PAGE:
Stuck on the tracks during an unsettling delay, the prayers, the compassion, the connection all come to life.
Posted in , Aug 27, 2020
Stuck on a New York City subway train that’s lost its power in the middle of Covid-19 time? Sounds like a recipe for high anxiety and total meltdown. But stick with me. It might also be a chance to feel God’s comforting presence.
Haven’t been on the subway much lately. Working remotely because of the pandemic. But ever since I wrote a book called Finding God on the A Train (part of a special Guideposts book series, Prayer Works), I’ve made no secret about how I used my commute time on the subway to pray. On a crowded, noisy train? Sure. When you pick your prayer closet, you make it work.
I also have a quiet meditational time on the sofa at home in the mornings. Tuning out to tune in. But I’ve missed that train time. Yesterday I had a doctor’s appointment to get a Covid test—a place that promised a quick turnaround. We’re doing a family reunion next week, and we want to make sure we’re all well.
I took the subway there from our place in Upper Manhattan. The test turned out negative—Amen to that—then I took the A train home.
Mind you, everybody in my neighborhood is being very careful these days. We’ve been through the worst. Tragic losses in the early weeks of the pandemic. No one wants a repeat of that. In the car I got into, everybody was wearing a mask, and we all sat at least six feet apart. Reading, looking at our phones or in my case, doing some silent praying.
Somewhere deep underground between 145th and 168th Street, the train came to a sudden halt and the lights dimmed. “We’ve lost power,” the driver said.
There’d been an accident. Someone had fallen onto the tracks from the train going the other direction. The power had to be shut off for the rescue operation. As the story unfolded, you could feel the change of atmosphere in the train, this group of strangers pulling together, feeling the pain of the moment, compassion and sorrow.
Were we scared? Yes, of course. I’d just tested negative for a scary virus and was I now in a situation that made me more vulnerable to catching it? How long would we be here? There was some talk that we’d have to walk through the entire train to get off. Lord, no, please not that.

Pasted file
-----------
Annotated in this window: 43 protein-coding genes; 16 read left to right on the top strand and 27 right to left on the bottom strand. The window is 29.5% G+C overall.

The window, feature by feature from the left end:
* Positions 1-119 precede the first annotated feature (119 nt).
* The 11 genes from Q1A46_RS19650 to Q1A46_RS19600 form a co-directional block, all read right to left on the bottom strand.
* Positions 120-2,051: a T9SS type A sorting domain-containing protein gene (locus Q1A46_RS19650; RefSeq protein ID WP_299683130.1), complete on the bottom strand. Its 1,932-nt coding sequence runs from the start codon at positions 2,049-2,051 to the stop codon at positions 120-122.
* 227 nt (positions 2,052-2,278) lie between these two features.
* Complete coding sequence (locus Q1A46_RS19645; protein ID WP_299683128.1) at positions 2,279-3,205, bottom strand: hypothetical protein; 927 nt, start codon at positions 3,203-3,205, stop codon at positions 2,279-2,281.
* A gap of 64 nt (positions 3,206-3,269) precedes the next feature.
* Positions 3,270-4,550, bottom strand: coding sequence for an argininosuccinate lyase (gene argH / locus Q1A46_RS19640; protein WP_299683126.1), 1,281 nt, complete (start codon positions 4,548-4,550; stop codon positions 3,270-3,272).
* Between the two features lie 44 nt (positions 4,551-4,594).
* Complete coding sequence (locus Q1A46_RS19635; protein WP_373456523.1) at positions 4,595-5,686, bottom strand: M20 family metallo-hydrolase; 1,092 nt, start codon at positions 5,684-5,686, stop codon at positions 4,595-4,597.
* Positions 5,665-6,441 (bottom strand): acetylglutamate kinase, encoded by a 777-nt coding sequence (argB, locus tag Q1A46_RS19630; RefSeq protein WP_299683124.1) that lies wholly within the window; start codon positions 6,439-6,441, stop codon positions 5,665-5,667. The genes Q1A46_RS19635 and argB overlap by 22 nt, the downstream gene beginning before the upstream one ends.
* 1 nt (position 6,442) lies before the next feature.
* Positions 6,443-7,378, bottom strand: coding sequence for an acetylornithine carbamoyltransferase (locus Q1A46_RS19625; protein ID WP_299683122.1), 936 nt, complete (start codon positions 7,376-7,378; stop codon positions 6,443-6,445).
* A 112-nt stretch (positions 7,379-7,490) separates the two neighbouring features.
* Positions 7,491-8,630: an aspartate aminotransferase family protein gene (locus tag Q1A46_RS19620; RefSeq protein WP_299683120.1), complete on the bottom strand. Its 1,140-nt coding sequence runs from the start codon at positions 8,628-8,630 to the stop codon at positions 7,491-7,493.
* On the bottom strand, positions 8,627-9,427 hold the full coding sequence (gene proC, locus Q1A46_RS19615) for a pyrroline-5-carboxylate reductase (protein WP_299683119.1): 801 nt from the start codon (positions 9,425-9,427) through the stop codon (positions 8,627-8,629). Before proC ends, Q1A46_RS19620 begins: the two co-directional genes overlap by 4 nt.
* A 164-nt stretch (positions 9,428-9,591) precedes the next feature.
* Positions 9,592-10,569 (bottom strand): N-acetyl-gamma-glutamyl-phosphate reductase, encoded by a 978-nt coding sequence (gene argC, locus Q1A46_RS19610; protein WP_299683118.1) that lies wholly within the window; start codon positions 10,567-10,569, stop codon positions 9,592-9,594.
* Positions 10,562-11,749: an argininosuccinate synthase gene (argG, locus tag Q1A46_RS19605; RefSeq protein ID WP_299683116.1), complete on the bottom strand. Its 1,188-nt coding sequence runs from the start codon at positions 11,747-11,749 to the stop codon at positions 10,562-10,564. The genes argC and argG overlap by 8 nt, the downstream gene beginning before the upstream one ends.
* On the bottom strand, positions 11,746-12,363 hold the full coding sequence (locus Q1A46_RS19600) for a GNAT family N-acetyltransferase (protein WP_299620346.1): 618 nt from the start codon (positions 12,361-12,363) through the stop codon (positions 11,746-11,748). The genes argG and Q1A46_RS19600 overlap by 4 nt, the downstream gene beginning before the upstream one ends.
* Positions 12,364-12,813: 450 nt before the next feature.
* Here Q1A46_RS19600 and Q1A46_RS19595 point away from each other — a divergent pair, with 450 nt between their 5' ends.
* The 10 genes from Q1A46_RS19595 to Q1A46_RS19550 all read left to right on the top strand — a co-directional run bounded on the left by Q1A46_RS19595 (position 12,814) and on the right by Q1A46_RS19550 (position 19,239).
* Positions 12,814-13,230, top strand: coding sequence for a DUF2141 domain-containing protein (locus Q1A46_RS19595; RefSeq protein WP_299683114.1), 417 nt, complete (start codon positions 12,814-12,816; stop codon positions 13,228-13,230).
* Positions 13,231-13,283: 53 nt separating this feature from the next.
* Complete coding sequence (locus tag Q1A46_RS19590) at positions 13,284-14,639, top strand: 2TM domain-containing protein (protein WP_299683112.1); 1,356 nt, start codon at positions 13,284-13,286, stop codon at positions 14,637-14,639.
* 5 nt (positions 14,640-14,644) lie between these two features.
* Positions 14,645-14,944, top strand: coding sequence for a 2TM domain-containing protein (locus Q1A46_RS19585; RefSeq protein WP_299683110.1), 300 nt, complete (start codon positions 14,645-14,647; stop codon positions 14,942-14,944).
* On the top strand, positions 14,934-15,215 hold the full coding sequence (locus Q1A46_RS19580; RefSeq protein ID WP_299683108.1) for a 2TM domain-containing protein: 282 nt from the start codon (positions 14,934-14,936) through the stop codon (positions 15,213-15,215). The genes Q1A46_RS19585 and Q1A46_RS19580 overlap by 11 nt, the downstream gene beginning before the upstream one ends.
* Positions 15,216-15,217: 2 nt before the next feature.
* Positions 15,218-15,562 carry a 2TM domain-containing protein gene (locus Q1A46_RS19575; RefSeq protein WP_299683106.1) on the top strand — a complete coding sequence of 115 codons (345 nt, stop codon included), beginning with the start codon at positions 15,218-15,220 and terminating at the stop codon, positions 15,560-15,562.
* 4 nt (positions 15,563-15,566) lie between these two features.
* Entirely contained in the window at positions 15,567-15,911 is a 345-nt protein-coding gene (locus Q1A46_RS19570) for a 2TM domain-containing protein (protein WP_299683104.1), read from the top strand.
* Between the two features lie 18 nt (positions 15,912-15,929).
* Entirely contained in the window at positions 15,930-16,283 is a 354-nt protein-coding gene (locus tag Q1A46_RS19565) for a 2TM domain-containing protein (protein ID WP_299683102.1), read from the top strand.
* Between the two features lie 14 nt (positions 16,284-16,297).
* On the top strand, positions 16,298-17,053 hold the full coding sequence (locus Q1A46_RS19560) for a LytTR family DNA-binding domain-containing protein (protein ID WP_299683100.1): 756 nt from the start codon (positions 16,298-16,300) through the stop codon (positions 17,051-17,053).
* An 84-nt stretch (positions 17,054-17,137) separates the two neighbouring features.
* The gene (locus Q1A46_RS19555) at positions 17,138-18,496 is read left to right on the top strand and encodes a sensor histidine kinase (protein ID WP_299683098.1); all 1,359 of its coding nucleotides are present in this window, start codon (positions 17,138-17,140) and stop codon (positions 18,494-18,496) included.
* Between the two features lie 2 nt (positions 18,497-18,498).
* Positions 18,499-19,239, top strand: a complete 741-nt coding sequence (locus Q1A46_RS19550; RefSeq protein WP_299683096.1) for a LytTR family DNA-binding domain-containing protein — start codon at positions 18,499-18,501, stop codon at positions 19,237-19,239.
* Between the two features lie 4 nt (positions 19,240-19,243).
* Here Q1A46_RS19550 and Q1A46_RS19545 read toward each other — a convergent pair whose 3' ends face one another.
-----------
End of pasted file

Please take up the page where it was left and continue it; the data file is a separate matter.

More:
In other times it might have seemed like a bit of an adventure. Not now.
One guy got up and opened the windows, attempting to give us more air. One woman stood up and announced that she was an internist and would be glad to help anyone suffering. The conductor came through, and she told him to let her know if any passengers needed help.
Time went on. We chatted amongst ourselves, putting each other at ease. I was reminded of that feature of New York that I’ve always loved, the Big City that can turn itself into a caring small town at a moment’s notice. Even the conductor, when he came through the car explaining the tragic situation, asked us for prayer.
Finally, after an hour, the driver lifted the brakes, the lights came back up, the power rumbled again through the train, one of those noises that I’d always found comforting, even more now. Slowly we pulled ahead, rumbling to the next station where I got off.
One of the questions I hear repeatedly these days: When will things get back to normal? The incident made me want to reframe that question. How can we forget that as much as it’s natural for us to succumb to our fears, it’s as common for You, God, to be right there at hand, in community, in kindness, in strangers reaching out, in prayer.